St Bride's: Sermons

Watching

Some of you will, I'm sure, have seen Mike Leigh's 1996 Oscar-nominated film, Secrets and Lies.  If you haven't, you have missed a treat - it really is one of my all-time favourite films.  And there is one very simple little scene within it that I would like to describe for you.

The story concerns a young woman called Hortense, who was adopted at birth.  On the death of her much-loved adoptive parents, she sets out to trace her birth mother, who turns out to be Cynthia.  Cynthia is a very vulnerable woman, who is fragile, defeated, and crippled by low self-esteem, but she is also very kind and sweet-hearted.  She still lives in the squalid little London terrace house in which she had herself grown up, with its leaking roof and its rooms stuffed full of her parents' junk, left untouched since their own deaths.

And Cynthia had concealed the existence of the daughter she had given up for adoption all those years before, so initially is panic stricken when Hortense makes contact.  But eventually curiosity gets the better of her, and she agrees to meet Hortense outside Holborn tube station, just up the road from here. Hortense's life is darkened by the pain of her recent bereavement; Cynthia's is darkened by the pain of despair.  And there is a huge amount at stake for both of them in that encounter. 

So we are shown a fascinating shot of Hortense and Cynthia waiting patiently outside Holborn tube station, each of them completely unaware of the fact that the person whom they are awaiting is in fact already there, standing just a few feet away.  And why do they have such difficulty recognizing each other?  Because Cynthia, who is white, has absolutely no idea that the child she had given up for adoption at the moment of birth, all those years before, was black, she having been completely mistaken about the identity of the child's father.  (As a young woman Cynthia had had, shall we say, an unusually active social life!)  Hortense, on the other hand, had seen on her adoption paperwork that her birth mother was white, but was still finding it hard not to believe that that must be a mistake.  So the two women simply do not - cannot - see each other.  Until Hortense, very tentatively, makes the initial approach.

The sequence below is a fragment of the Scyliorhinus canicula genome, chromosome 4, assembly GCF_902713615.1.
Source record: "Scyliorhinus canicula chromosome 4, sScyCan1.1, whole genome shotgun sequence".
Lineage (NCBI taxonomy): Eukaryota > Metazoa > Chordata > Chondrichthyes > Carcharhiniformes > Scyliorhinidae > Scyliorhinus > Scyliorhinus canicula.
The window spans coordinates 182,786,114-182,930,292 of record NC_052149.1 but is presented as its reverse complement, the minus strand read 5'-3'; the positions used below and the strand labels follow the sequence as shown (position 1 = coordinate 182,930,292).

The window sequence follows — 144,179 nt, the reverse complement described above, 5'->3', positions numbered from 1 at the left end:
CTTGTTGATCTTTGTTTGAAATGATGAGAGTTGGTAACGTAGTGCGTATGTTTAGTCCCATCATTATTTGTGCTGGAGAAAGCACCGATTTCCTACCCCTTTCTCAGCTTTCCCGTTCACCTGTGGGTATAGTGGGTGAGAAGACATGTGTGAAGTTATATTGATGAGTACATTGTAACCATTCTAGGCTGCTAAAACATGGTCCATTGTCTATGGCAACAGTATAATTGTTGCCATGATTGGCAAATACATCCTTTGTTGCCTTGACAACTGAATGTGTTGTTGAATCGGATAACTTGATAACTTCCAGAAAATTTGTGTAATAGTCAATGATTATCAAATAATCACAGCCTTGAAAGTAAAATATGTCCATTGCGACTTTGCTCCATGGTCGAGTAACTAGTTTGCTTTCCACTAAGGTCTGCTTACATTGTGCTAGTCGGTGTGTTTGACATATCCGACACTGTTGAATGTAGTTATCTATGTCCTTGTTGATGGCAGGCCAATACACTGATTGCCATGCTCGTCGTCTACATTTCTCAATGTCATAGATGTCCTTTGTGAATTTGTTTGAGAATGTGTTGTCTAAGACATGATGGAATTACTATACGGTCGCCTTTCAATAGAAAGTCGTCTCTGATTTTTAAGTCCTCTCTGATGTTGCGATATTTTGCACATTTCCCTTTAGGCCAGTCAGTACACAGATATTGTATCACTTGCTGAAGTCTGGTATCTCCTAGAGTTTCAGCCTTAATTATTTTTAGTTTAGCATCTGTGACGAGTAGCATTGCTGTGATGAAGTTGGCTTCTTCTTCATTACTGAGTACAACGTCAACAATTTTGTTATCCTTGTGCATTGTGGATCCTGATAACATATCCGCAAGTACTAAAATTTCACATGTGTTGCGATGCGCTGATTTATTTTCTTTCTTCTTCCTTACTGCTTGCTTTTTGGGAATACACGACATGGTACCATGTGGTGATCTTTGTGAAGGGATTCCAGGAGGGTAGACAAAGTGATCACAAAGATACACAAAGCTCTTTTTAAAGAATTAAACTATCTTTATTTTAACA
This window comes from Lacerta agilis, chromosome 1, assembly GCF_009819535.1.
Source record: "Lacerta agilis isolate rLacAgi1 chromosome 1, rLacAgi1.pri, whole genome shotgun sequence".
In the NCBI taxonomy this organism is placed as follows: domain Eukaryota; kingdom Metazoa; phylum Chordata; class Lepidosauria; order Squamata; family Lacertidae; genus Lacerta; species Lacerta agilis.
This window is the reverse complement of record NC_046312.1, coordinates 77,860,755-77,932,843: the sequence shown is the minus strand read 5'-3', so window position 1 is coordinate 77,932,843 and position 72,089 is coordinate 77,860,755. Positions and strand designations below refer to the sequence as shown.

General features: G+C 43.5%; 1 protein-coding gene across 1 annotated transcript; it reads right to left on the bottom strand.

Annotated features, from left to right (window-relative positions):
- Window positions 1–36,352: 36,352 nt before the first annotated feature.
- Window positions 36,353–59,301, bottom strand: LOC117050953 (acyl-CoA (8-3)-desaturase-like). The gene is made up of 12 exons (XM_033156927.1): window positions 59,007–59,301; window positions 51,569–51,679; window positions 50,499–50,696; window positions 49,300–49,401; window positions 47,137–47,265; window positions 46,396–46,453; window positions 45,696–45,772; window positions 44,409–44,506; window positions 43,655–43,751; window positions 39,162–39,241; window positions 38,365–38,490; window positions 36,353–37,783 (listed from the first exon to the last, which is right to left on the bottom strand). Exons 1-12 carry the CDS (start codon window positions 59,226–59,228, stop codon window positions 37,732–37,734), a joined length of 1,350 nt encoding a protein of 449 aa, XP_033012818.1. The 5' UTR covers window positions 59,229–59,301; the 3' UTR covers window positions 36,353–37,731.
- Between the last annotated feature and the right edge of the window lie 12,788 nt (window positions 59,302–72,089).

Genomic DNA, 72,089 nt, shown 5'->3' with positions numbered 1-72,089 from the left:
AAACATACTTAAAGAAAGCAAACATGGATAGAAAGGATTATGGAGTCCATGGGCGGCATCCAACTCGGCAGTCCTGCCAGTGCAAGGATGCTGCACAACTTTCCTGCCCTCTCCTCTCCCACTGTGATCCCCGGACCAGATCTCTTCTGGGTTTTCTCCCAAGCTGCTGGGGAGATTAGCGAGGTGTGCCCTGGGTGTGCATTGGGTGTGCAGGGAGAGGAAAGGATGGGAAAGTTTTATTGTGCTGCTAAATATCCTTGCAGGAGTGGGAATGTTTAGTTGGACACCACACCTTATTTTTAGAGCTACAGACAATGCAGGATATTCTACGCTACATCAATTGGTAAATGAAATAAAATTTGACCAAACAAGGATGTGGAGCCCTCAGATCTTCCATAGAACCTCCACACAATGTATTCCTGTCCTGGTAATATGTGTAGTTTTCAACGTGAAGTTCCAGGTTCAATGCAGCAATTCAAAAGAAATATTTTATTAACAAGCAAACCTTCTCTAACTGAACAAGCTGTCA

At first Cynthia is totally thrown and denies that Hortense can possibly be her child - there must have been a terrible mistake; but slowly realization dawns, and Cynthia comes to recognise that this delightful, intelligent, professional young black woman is indeed her long-lost daughter.  And so the relationship between mother and daughter begins to unfold and, in time, brings with it the deepest and most profound healing, not only for the two of them, but for the whole of Cynthia's fragile and broken family, every member of which had been crippled by the secrets and lies that had previously bedevilled their lives and created barriers between them.

So why am I recounting this story to you in such detail?  Because what I have just described to you is Advent.  In Mike Leigh's film, two women whose lives are already in darkness, Cynthia and Hortense, decide to take an enormous risk in attempting to reach out to one another.  In doing so they risk rejection, disappointment, and shattered illusions.  And initially, they are so 'in the dark' about what they are expecting, that they cannot 'see' each other, even when they are standing virtually side by side.